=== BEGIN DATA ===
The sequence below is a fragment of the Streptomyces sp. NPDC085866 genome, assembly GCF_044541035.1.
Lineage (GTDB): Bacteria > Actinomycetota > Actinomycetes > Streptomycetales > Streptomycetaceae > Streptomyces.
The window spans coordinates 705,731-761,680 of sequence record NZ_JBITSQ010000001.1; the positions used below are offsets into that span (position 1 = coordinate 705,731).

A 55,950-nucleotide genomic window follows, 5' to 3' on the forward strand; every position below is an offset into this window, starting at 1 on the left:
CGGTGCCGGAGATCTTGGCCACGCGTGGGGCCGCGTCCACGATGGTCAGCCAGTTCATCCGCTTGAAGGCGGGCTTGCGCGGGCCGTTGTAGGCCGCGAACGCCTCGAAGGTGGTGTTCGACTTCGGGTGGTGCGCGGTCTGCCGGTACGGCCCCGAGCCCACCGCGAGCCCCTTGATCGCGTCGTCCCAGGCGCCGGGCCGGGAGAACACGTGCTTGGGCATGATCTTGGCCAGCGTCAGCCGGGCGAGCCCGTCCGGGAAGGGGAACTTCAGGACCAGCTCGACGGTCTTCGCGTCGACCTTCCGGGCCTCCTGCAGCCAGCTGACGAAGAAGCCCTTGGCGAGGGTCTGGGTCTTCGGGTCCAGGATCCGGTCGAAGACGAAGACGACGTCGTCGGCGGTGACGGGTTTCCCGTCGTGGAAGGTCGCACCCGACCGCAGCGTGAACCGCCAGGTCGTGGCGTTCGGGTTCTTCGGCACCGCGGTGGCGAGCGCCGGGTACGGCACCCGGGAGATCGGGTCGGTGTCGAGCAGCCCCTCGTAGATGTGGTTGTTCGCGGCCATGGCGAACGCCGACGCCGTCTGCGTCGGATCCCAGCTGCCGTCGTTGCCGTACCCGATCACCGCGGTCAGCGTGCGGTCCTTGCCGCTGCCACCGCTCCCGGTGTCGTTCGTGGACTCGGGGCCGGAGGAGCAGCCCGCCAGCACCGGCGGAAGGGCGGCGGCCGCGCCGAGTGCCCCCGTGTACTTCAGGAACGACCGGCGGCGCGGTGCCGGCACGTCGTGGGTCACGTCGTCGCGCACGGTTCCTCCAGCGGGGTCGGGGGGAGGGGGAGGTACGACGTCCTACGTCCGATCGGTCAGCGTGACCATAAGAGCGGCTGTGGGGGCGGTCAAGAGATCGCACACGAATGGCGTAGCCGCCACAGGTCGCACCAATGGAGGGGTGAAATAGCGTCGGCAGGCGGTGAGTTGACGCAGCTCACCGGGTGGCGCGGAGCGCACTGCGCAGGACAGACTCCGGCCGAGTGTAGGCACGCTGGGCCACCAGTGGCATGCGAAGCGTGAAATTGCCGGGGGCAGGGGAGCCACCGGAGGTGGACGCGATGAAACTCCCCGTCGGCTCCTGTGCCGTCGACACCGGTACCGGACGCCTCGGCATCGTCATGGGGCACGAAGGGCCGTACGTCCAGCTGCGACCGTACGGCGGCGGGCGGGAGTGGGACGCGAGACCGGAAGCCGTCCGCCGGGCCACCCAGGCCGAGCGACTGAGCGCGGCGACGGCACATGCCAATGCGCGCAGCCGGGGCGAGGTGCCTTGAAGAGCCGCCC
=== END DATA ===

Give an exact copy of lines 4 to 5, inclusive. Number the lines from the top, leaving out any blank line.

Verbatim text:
A 55,950-nucleotide genomic window follows, 5' to 3' on the forward strand; every position below is an offset into this window, starting at 1 on the left:
CGGTGCCGGAGATCTTGGCCACGCGTGGGGCCGCGTCCACGATGGTCAGCCAGTTCATCCGCTTGAAGGCGGGCTTGCGCGGGCCGTTGTAGGCCGCGAACGCCTCGAAGGTGGTGTTCGACTTCGGGTGGTGCGCGGTCTGCCGGTACGGCCCCGAGCCCACCGCGAGCCCCTTGATCGCGTCGTCCCAGGCGCCGGGCCGGGAGAACACGTGCTTGGGCATGATCTTGGCCAGCGTCAGCCGGGCGAGCCCGTCCGGGAAGGGGAACTTCAGGACCAGCTCGACGGTCTTCGCGTCGACCTTCCGGGCCTCCTGCAGCCAGCTGACGAAGAAGCCCTTGGCGAGGGTCTGGGTCTTCGGGTCCAGGATCCGGTCGAAGACGAAGACGACGTCGTCGGCGGTGACGGGTTTCCCGTCGTGGAAGGTCGCACCCGACCGCAGCGTGAACCGCCAGGTCGTGGCGTTCGGGTTCTTCGGCACCGCGGTGGCGAGCGCCGGGTACGGCACCCGGGAGATCGGGTCGGTGTCGAGCAGCCCCTCGTAGATGTGGTTGTTCGCGGCCATGGCGAACGCCGACGCCGTCTGCGTCGGATCCCAGCTGCCGTCGTTGCCGTACCCGATCACCGCGGTCAGCGTGCGGTCCTTGCCGCTGCCACCGCTCCCGGTGTCGTTCGTGGACTCGGGGCCGGAGGAGCAGCCCGCCAGCACCGGCGGAAGGGCGGCGGCCGCGCCGAGTGCCCCCGTGTACTTCAGGAACGACCGGCGGCGCGGTGCCGGCACGTCGTGGGTCACGTCGTCGCGCACGGTTCCTCCAGCGGGGTCGGGGGGAGGGGGAGGTACGACGTCCTACGTCCGATCGGTCAGCGTGACCATAAGAGCGGCTGTGGGGGCGGTCAAGAGATCGCACACGAATGGCGTAGCCGCCACAGGTCGCACCAATGGAGGGGTGAAATAGCGTCGGCAGGCGGTGAGTTGACGCAGCTCACCGGGTGGCGCGGAGCGCACTGCGCAGGACAGACTCCGGCCGAGTGTAGGCACGCTGGGCCACCAGTGGCATGCGAAGCGTGAAATTGCCGGGGGCAGGGGAGCCACCGGAGGTGGACGCGATGAAACTCCCCGTCGGCTCCTGTGCCGTCGACACCGGTACCGGACGCCTCGGCATCGTCATGGGGCACGAAGGGCCGTACGTCCAGCTGCGACCGTACGGCGGCGGGCGGGAGTGGGACGCGAGACCGGAAGCCGTCCGCCGGGCCACCCAGGCCGAGCGACTGAGCGCGGCGACGGCACATGCCAATGCGCGCAGCCGGGGCGAGGTGCCTTGAAGAGCCGCCC